Of these four wineries, two of them never replied to tour reservation requests at all (Concha y Toro and Viña Santa Rita); Undurraga and Cousiño-Macul both replied quickly with written confirmations of tours. Well, I figured it was a start: I could probably fill up the time in between the two booked tours with stopping at the other two and having a look for myself.

We took off for our tour at 9am, arriving at the winery at 9:45am. A few miles before the freeway exit there was a giant Undurraga billboard advertising the winery… and then absolutely no signage after we got off the freeway! Thankfully, I’d printed out a decent map from the winery’s Web site.

Frustratingly, just as was the case in Mendoza a couple of years ago, the winery had no obvious entrance once we got there, so we eventually guessed at it and drove up to a locked gates. Again, just as in Mendoza, every winery in Chile seems to have a guard at a locked gate who speaks only Spanish (not a huge problem, thankfully, as being a Californian I picked up a little bit of Spanish growing up there) and doesn’t have a list of guests, which entailed the usual dance of me trying to explain that I wanted a tour and that I had a reservation. OK, no problem.

At the winery itself, there was a lovely tasting room set up on the edge of a beautiful green lawn, complete with wine tourism tchotchkes, bathrooms, and a friendly receptionist who took our money ($14 a person) and asked us to wait for our guide. Our guide turned out to be a young Chilean who seemed to stick more or less carefully to a script designed for tourists who had never visited a winery before, beginning with some history about the family that had founded the winery (as with many New World wineries, this was a local wealthy family with a country estate producing wine for the capital city nearby, although the winery has since passed on to different owners recently) and continuing to basic information about how wine is produced (frankly boring for anyone who’s even somewhat of a wine drinker, so I began the subtle dance of telegraphing that I knew this stuff already). Interestingly, though, the guide picked up on this quickly and began talking instead about local Chilean customs (“blend” refers to a wine with two varietal components, and “assemblage” generally to any wine with more than two varietal components) instead, which was interesting. He also took the opportunity to compare grape leaves, picking some carménère and pinot noir grapes and showing the differences between the two (which was interesting; I’ve never been good at ampelography). We then ambled through the wine production facilities, having a look at the equipment (mostly big food-grade plastic bins used for collecting grapes, plus huge destemmer-crusher and bladder press machines and some gigantic filtration devices) and the fermentation areas (humongous steel tanks and slightly less humongous steel tanks) – this was definitely industrial scale winemaking, but interesting nevertheless. We then descended into the barrel rooms, which included the occasional tourist display (the one for their Sybaris brand wines was especially lovely) as well as an entire section of the original building filled with original equipment such as ancient French presses and uprights made from raulí wood, neither of which had been used for a hundred years). They did a fine job of communicating the history of the winery and concentrated on their entry and mid-range wines with zero talk of Altazor, their tête de cuvée wine: this seemed appropriate given the targeting of the tour towards casual wine drinkers looking for somewhere beautiful to visit near Santiago; certainly, the extensive gardens and wide open green spaces were a welcome diversion from the crowded, smoggy, modern city of Santiago (and yes, they did mention that you could book in for a wedding complete with horse and buggy rides if you desired).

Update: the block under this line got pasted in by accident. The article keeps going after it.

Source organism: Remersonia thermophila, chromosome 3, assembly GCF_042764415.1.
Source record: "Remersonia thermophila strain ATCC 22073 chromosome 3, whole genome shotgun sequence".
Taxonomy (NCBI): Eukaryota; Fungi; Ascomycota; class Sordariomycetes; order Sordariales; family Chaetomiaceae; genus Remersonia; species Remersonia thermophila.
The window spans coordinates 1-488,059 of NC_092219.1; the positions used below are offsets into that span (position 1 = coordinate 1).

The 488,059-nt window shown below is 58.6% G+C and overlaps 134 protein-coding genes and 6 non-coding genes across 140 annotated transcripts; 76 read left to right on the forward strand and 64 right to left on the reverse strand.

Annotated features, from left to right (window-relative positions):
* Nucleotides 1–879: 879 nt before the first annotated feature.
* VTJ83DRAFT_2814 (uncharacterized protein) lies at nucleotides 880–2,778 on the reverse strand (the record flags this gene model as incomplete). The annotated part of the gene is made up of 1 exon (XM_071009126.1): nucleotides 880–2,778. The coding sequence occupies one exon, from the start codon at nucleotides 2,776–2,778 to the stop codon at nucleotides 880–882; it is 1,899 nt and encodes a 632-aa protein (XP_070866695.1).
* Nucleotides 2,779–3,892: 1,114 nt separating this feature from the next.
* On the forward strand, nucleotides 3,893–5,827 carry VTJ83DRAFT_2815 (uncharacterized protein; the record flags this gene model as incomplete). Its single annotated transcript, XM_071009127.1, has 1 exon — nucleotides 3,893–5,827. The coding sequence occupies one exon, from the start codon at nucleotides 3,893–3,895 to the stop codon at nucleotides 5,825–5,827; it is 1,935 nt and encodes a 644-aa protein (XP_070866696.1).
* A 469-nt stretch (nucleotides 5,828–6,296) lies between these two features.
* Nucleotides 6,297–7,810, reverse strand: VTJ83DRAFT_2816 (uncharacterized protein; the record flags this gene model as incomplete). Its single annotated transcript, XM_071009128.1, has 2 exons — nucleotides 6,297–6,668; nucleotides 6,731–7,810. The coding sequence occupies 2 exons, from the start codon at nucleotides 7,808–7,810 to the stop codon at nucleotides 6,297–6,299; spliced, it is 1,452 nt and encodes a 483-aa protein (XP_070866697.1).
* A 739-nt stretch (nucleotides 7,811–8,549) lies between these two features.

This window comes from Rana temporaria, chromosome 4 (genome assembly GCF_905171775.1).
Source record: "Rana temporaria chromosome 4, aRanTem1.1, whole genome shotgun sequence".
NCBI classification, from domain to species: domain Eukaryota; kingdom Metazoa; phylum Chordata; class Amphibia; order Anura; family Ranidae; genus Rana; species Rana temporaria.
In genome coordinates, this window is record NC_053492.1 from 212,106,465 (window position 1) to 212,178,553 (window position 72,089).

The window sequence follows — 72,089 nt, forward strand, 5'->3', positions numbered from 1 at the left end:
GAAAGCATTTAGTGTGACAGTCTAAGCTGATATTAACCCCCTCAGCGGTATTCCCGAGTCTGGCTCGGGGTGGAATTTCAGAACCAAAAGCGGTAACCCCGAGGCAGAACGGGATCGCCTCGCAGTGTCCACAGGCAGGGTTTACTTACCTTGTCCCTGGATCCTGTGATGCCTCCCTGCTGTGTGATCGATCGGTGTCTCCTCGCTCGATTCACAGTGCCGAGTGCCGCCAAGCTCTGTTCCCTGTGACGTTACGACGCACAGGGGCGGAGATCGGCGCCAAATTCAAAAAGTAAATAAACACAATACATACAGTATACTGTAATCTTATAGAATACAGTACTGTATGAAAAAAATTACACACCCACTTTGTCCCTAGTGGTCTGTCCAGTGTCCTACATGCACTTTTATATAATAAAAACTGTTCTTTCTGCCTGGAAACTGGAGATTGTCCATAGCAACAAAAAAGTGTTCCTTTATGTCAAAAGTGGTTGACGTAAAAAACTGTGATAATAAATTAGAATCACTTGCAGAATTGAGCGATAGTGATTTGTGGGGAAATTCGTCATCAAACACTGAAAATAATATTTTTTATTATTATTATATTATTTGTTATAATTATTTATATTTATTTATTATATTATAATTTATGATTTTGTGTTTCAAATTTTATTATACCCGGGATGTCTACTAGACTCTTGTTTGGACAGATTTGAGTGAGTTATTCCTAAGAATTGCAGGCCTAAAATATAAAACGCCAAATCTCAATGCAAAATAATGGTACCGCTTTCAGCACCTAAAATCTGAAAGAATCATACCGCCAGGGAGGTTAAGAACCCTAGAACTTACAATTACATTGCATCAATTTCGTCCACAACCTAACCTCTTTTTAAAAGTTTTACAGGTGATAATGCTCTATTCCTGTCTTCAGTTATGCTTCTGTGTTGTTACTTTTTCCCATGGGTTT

Upon exiting the winery itself, we were then on another corner of the same green square where the tasting room was – and the staff had set up an old wooden table under a tree with a few bottles of wine, glasses, and spittoons. The location couldn’t have been more lovely on an early summer day. Four wines were on offer.

1. T.H. Sauvignon Blanc Leyda, 2008. This was the most expensive wine of the tasting; it retails for around $15 and is a new label for the winery. T.H. stands for “Terroir Hunter” – the idea is that these are wines from distinct geographic locations and are therefore more interesting than their more traditional product lines; this one was from the Leyda valley, to the west of the winery itself. The Leyda valley is nearly at the coast (like the Casablanca valley) and has a similar maritime climate. My notes follow: